With textbooks and other required course materials proven to be costly, UCF faculty, staff and students have come up with creative, yet practical, solutions through the creation of Open Educational Resources (OER), which include free teaching, learning and research materials.

“There has always been a need for open educational resources in higher education,” says Nicole Lapeyrouse, a UCF chemistry professor and 2023 Affordable Instructional Materials (AIM) High Impact Award winner. “By adopting or creating OER, you are able to further support students by making your courses more affordable and helping reduce the financial burden on students.”

Isabella Griffin, a student in Lapeyrouse’s Chemistry Fundamentals I course, confirms those benefits.

“The free textbook has helped ease the financial burden associated with being a college student.,” she says. “Sometimes, high prices prevent students from having textbook access — to the detriment of student learning. I greatly appreciate the free and open access to [the Chemistry Fundamentals eBook]. It has increased my ability to access relevant and useful resources related to class.”

“From my own personal experience with not always having access to affordable resources,” says Lapeyrouse, “I wanted to prevent students from having to make a tough call on [whether to] buy the required resources or pay a bill.”

According to the 2022 Student Textbook and Course Materials Survey conducted by Florida Virtual Campus (FLVC), 53% of students from Florida’s public higher education institutions indicated they did not purchase a required textbook for financial reasons. Forty-four percent took fewer courses. Thirty-eight percent did not register for a specific course. And 24% dropped a course due to the high cost of textbooks.

During the Fall 2022 semester, at least 61 UCF faculty members provided their required course materials at no cost to students through the use of OER. These efforts resulted in an estimated combined savings of $1,439,063.64 for 12,306 students enrolled in 99 course sections across four colleges and 12 departments. Since the Fall 2020 semester, roughly 18% of UCF students took a course offering OER — a 9% increase.

“We are grateful to our faculty who go the extra distance to make student course materials affordable,” says Michael D. Johnson, provost and executive vice president for Academic Affairs. “The success of our students is paramount, and these efforts are being felt university-wide.”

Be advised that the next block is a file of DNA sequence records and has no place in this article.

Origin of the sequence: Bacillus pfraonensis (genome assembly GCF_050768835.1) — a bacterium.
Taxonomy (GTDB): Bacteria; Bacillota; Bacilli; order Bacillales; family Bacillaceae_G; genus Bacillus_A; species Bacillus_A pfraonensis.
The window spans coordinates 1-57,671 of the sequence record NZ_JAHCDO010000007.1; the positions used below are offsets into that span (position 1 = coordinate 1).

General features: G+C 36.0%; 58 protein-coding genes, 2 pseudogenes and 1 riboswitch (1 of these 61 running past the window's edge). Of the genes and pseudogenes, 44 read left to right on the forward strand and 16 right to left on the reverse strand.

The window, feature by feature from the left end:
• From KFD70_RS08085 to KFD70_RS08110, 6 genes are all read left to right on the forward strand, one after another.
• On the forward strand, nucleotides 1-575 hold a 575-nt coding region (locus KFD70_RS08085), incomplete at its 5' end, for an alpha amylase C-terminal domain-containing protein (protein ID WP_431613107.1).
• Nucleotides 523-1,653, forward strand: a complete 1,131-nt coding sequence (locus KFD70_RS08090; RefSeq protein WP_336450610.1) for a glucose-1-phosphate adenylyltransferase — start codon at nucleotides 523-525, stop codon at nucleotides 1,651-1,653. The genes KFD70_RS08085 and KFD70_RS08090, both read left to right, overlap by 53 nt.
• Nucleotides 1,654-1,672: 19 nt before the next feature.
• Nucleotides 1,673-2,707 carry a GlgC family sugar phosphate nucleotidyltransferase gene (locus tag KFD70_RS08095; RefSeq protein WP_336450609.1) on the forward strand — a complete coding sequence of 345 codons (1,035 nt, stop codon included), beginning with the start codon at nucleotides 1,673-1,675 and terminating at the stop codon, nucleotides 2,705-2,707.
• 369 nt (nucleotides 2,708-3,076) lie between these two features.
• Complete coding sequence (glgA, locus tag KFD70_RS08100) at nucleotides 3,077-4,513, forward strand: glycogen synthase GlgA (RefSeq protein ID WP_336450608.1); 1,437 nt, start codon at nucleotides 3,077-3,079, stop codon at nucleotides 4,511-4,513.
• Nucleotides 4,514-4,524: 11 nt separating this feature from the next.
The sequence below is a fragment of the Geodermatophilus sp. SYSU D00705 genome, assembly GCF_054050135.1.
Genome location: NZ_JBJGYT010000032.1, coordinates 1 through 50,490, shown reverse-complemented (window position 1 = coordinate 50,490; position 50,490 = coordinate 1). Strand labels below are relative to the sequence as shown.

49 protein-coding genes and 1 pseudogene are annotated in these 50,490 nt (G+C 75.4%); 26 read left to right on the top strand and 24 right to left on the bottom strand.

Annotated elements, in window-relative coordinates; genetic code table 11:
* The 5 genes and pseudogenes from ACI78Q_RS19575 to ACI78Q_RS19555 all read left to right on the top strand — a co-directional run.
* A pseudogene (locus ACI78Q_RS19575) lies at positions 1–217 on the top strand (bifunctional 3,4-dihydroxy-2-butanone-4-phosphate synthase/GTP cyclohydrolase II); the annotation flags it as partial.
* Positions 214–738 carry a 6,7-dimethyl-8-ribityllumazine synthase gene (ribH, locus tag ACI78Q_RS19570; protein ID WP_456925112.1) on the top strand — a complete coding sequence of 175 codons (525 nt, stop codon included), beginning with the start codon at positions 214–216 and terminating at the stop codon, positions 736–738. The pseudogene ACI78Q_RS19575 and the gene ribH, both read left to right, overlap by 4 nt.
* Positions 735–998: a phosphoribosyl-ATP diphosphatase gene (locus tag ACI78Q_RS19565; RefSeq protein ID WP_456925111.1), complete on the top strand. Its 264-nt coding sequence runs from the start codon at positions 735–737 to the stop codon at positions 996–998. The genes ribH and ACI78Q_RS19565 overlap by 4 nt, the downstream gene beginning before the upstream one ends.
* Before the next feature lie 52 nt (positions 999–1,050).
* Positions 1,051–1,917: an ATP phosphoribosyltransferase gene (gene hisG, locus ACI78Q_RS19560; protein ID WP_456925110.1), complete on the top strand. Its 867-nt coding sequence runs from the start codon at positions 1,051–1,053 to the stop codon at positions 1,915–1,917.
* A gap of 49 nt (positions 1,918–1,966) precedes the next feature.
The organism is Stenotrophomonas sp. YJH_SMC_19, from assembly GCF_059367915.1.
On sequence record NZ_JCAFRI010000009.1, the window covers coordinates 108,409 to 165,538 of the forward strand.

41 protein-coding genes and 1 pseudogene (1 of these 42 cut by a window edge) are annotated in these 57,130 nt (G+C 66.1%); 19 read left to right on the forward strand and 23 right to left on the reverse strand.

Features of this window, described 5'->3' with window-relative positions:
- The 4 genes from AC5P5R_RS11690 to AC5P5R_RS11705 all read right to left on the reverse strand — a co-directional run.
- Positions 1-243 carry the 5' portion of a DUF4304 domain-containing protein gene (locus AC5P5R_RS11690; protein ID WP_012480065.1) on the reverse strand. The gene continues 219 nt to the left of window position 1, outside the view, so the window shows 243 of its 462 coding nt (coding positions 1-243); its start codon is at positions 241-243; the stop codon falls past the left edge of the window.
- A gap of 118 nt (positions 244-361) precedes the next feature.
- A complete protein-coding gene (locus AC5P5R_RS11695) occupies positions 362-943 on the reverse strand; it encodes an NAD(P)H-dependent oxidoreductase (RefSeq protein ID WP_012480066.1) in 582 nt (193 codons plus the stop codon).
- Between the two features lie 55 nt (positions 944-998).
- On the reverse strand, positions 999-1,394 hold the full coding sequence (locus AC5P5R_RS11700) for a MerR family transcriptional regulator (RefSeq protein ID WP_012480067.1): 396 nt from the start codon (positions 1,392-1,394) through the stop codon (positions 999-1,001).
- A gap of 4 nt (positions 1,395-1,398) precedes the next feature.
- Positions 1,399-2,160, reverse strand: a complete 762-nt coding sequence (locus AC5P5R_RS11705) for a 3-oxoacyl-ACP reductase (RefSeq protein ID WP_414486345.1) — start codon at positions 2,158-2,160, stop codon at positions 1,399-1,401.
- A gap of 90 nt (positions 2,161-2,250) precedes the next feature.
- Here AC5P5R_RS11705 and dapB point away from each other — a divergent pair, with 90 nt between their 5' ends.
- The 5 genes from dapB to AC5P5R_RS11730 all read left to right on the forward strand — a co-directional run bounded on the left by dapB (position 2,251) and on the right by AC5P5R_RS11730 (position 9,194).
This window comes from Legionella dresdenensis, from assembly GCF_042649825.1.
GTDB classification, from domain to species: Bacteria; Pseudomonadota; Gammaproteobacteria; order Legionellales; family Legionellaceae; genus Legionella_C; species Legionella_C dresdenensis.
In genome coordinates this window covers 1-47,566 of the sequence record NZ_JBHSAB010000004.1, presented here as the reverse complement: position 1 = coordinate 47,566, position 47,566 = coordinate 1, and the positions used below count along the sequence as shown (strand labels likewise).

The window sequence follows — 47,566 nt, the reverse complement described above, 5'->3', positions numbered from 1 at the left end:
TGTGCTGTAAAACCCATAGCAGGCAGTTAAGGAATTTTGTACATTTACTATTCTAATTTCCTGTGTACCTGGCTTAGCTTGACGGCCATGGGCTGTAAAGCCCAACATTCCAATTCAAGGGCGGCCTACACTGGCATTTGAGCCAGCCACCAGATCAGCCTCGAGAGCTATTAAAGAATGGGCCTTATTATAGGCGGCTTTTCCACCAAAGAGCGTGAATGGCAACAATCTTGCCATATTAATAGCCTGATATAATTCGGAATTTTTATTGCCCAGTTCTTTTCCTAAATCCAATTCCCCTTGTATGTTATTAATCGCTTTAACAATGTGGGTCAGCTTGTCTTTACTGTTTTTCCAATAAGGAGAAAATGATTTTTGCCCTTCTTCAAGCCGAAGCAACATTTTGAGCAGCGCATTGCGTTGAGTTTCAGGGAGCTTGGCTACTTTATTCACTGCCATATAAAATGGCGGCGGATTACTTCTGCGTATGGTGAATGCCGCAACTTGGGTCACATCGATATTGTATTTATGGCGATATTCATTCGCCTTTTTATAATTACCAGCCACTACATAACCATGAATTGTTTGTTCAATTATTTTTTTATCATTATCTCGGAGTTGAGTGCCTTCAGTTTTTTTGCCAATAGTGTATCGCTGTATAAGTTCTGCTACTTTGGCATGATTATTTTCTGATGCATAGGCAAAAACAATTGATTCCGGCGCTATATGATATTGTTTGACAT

The growth of OER across UCF has been fueled by a mixture of highly-motivated teams situated within UCF Digital Learning, UCF Libraries, Faculty Center for Teaching and Learning (FCTL), Student Government, registered student organizations, such as Wiki Knights, and most importantly, the faculty units intent on delivering free, openly-licensed course materials to replace costly versions of the same or very similar content being sold on the free market.

“The work that Nicole and her colleagues are doing on OER is remarkable in several aspects,” says Department of Chemistry Chair Michael Hampton. “These OER materials are readily available at any time, at no charge, and can be used as a library for students to review and reinforce their studies. Additionally, faculty, including Nicole and her colleagues, are preparing these materials free of charge — [an example of] action arising from dedication.”

Data, such as those reported in the FLVC survey, continue to motivate UCF faculty, staff and students to devise actionable plans for creating viable open solutions that promote equitable access to customizable, shareable and impactful course materials.

This year, Student Government Resolution 53-58: Encouraging the University of Central Florida to Support the Use of Open Textbooks has been a major talking point at recent meetings with high-level administration, and units across campus have already offered support to amplify student voices on this topic.

The FCTL, for example, expressed a willingness to deliver select communications about open education and shared ideas for a tabling opportunity to increase faculty awareness. Registered student organization Florida PIRG Students at UCF is also back in swing and working with the Wiki Knights to help bring textbook affordability to the forefront.

Additionally, the UCF Libraries continues to offer support to the open education initiative by collaborating during bi-weekly team meetings, supporting Wiki Knights tabling events and generally helping advance strategic aspects of the OER movement.